TV Review: J.J. Abrams’ Highly Anticipated ‘Alcatraz’ on FOX Needs Some Work

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CHICAGO – There’s “potential” all over FOX’s highly-anticipated “Alcatraz,” debuting tonight, January 16th, 2012 with two back-to-back episodes. A great cast, strong production pedigree, interesting concept — so why are both of the first two episodes so forgettable? Why is this show more “meh” than amazing? Television Rating: 3.0/5.0
Television Rating: 3.0/5.0

Compared to previous launches of J.J. Abrams’ programming, this is a miss. I can still vividly remember when I saw the first episode of “Lost.” It was amazing from scene one. “Alias” was up and down over the years but started off with incredible momentum. Even “Fringe,” a show that I’ve never fallen madly in love with and for which the first season was the rockiest, started with a bang. “Alcatraz” starts with a whimper. Sure, the concept is there and there is incredible room for growth but in today’s network TV market, when shows get canceled after just a few weeks of failure, it makes one wonder if “Alcatraz” will be given time to work out the kinks, of which there are many. The show is interesting instead of entertaining; promising instead of enjoyable. And with so much competition in today’s market (some of the best shows on TV return this week alone [“Justified,” “Southland,” “Being Human,” “Archer”]), the clock may be ticking for our time on “Alcatraz.”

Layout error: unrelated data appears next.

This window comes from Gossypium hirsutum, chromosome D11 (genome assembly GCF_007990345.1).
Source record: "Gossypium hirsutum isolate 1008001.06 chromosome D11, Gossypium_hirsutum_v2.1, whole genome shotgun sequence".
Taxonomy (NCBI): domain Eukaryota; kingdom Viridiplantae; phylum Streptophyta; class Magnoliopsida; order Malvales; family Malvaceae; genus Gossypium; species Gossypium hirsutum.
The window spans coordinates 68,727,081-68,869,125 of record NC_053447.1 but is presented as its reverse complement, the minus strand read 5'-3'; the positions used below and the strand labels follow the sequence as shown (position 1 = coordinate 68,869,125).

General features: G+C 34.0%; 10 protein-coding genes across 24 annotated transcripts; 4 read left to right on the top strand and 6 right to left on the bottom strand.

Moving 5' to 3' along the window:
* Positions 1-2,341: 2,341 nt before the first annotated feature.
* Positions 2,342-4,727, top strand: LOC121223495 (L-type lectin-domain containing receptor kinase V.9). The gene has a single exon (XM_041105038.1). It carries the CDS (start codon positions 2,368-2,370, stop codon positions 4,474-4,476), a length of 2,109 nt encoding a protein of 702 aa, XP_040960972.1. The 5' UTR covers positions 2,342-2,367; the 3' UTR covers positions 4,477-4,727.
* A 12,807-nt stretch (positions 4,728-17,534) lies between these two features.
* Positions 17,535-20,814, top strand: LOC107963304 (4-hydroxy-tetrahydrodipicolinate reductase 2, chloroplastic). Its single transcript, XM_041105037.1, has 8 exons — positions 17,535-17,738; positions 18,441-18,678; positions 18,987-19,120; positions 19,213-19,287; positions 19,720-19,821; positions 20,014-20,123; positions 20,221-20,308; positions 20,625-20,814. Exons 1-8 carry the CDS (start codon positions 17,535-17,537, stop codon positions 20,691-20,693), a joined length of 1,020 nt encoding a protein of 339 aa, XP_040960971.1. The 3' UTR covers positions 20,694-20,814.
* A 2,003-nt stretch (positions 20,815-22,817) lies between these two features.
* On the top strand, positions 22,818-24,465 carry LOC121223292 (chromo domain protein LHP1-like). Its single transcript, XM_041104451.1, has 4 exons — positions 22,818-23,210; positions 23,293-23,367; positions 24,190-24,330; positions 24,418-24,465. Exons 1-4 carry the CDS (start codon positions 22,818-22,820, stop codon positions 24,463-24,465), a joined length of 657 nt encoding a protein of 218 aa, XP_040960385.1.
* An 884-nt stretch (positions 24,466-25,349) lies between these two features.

Photo credit: FOX

By now, you’ve surely seen the over-saturated commercials and know the basic concept of “Alcatraz” — the titular island prison wasn’t actually closed in 1963. It turns out that all 302 guards and prisoners disappeared that day and it has been kept as one of the government’s greatest secrets (exactly how they pulled that off is as yet unclear along with a number of other practical questions about the disappearance) ever since. Fifty years later, they’re coming back, starting with Jack Sylvane (Jeffrey Pierce) in hour one. Sylvane is straight from the Andy Dufresne (“The Shawshank Redemption”) playbook. He looks like an All-American who probably didn’t deserve to be on Alcatraz in the first place. Why is he the first back? And why is he killing people? Has he been ordered to do so?

Photo credit: FOX

Stumbling into this odd story is the beautiful Detective Rebecca Madsen (newcomer Sarah Jones), who has just lost her partner when she discovers the fingerprints of Sylvane, an inmate reportedly dead three decades ago. Madsen has a connection to Alcatraz as both her grandfather and her uncle (Alcatrazert Forster) were guards there. She goes to Alcatraz expert Diego Soto (Jorge Garcia) for help and the two becomes unlikely partners once the greater picture of time-traveling inmates becomes clear. Mysterious government agent Emerson Hauser (Sam Neill) and his partner Lucy Banerjee (Parminder Nagra) enter the picture as two of the few people who seem to know the truth about what happened and what is happening but, of course, they’re not really sharing.

In a somewhat clever move when viewed as a companion to “Lost,” much of “Alcatraz” consists of flashbacks to 1963 Alcatraz as the prisoner-of-the-week is given background and it is revealed that things were kinda spooky before everyone pulled a trick out of “The 4400.” Think about it — “Lost” was a show where everyone was on an island with flashbacks to the rest of the world; “Alcatraz” is the reverse in that it’s a show that takes place in the rest of the world with flashbacks to an island.